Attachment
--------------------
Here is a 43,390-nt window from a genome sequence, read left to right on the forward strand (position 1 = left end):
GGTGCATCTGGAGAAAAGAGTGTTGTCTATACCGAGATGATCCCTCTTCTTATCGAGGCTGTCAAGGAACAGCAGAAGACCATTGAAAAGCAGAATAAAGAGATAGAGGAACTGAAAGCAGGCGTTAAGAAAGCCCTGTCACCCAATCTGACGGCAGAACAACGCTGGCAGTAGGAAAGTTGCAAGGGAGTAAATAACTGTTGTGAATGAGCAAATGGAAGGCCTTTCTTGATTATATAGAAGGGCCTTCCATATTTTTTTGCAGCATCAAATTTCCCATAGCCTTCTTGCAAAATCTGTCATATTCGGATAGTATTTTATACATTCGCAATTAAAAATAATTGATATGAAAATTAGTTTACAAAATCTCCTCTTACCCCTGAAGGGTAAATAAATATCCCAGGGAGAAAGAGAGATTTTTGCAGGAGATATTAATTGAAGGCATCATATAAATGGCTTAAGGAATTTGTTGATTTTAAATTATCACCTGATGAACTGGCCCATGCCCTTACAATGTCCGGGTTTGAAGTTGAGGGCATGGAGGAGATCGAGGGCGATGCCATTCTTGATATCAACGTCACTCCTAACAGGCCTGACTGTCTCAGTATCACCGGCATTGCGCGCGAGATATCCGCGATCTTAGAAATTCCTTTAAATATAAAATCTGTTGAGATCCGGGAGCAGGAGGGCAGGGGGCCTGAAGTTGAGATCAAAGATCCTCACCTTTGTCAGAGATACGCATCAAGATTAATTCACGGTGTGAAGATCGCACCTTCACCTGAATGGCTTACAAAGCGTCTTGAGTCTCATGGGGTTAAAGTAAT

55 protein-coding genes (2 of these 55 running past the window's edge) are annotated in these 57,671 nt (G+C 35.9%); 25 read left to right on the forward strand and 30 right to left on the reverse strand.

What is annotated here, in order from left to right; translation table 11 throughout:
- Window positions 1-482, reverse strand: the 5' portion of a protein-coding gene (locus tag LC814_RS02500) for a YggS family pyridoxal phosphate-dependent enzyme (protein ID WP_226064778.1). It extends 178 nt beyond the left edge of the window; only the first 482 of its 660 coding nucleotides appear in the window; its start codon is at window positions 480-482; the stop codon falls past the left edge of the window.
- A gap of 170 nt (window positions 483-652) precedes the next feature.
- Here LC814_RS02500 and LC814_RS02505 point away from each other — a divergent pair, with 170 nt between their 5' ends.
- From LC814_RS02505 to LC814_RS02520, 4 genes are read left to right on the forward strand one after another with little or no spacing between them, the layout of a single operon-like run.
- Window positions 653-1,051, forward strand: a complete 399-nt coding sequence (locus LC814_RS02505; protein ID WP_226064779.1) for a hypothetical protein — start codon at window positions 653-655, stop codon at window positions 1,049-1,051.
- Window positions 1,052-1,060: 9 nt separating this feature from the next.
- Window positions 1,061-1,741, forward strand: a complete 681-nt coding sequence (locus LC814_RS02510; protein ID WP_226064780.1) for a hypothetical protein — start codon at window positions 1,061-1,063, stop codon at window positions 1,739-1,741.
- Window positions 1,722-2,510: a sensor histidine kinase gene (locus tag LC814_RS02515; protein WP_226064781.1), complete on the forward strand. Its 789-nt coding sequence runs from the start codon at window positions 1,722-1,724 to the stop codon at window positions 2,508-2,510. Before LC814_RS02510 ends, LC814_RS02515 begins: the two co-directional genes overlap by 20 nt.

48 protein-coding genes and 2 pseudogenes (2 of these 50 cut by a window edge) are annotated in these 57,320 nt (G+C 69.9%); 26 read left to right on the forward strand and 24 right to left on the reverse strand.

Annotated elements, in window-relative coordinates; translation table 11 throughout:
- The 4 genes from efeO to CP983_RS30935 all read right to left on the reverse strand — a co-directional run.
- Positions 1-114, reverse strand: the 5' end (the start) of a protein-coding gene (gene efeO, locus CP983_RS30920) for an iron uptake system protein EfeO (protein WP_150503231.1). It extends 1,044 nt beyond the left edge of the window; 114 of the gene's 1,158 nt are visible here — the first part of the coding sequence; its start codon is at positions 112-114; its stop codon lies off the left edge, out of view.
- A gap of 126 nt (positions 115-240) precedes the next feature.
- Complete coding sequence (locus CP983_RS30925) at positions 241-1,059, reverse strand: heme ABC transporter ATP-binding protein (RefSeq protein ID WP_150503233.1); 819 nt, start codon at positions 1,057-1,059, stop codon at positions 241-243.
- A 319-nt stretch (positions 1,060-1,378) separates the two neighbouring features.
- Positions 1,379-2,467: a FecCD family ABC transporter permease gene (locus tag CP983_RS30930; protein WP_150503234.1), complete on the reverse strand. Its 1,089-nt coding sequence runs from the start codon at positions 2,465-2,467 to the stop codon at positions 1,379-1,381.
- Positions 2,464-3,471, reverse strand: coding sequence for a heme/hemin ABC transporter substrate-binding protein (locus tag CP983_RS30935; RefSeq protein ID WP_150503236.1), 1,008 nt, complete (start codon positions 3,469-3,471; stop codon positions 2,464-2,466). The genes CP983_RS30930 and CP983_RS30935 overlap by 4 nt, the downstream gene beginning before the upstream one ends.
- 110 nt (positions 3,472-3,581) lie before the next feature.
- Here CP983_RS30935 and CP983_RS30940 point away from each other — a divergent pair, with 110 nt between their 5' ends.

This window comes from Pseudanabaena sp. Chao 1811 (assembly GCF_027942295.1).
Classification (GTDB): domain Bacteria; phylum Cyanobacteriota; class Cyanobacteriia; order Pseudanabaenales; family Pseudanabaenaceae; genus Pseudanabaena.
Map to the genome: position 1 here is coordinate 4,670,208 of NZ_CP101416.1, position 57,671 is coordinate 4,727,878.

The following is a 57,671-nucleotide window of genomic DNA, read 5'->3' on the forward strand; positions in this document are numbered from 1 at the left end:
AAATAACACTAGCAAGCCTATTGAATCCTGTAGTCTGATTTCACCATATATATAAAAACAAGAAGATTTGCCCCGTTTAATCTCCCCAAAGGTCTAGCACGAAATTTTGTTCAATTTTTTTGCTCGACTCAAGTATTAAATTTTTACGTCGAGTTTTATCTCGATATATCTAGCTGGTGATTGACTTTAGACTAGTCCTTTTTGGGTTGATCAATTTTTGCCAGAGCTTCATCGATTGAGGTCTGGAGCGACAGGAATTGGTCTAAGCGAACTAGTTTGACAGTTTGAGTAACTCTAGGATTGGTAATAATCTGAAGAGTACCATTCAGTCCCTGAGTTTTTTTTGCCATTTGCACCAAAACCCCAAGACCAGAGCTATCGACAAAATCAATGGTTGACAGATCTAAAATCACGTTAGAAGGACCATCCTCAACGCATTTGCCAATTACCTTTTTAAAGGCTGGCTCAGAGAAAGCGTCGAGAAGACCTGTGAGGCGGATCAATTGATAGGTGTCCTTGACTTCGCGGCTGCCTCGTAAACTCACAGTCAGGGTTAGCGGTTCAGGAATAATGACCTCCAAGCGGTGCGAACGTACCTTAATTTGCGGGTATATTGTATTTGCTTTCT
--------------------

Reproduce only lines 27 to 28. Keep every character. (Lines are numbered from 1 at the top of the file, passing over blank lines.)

The following is a 57,671-nucleotide window of genomic DNA, read 5'->3' on the forward strand; positions in this document are numbered from 1 at the left end:
AAATAACACTAGCAAGCCTATTGAATCCTGTAGTCTGATTTCACCATATATATAAAAACAAGAAGATTTGCCCCGTTTAATCTCCCCAAAGGTCTAGCACGAAATTTTGTTCAATTTTTTTGCTCGACTCAAGTATTAAATTTTTACGTCGAGTTTTATCTCGATATATCTAGCTGGTGATTGACTTTAGACTAGTCCTTTTTGGGTTGATCAATTTTTGCCAGAGCTTCATCGATTGAGGTCTGGAGCGACAGGAATTGGTCTAAGCGAACTAGTTTGACAGTTTGAGTAACTCTAGGATTGGTAATAATCTGAAGAGTACCATTCAGTCCCTGAGTTTTTTTTGCCATTTGCACCAAAACCCCAAGACCAGAGCTATCGACAAAATCAATGGTTGACAGATCTAAAATCACGTTAGAAGGACCATCCTCAACGCATTTGCCAATTACCTTTTTAAAGGCTGGCTCAGAGAAAGCGTCGAGAAGACCTGTGAGGCGGATCAATTGATAGGTGTCCTTGACTTCGCGGCTGCCTCGTAAACTCACAGTCAGGGTTAGCGGTTCAGGAATAATGACCTCCAAGCGGTGCGAACGTACCTTAATTTGCGGGTATATTGTATTTGCTTTCT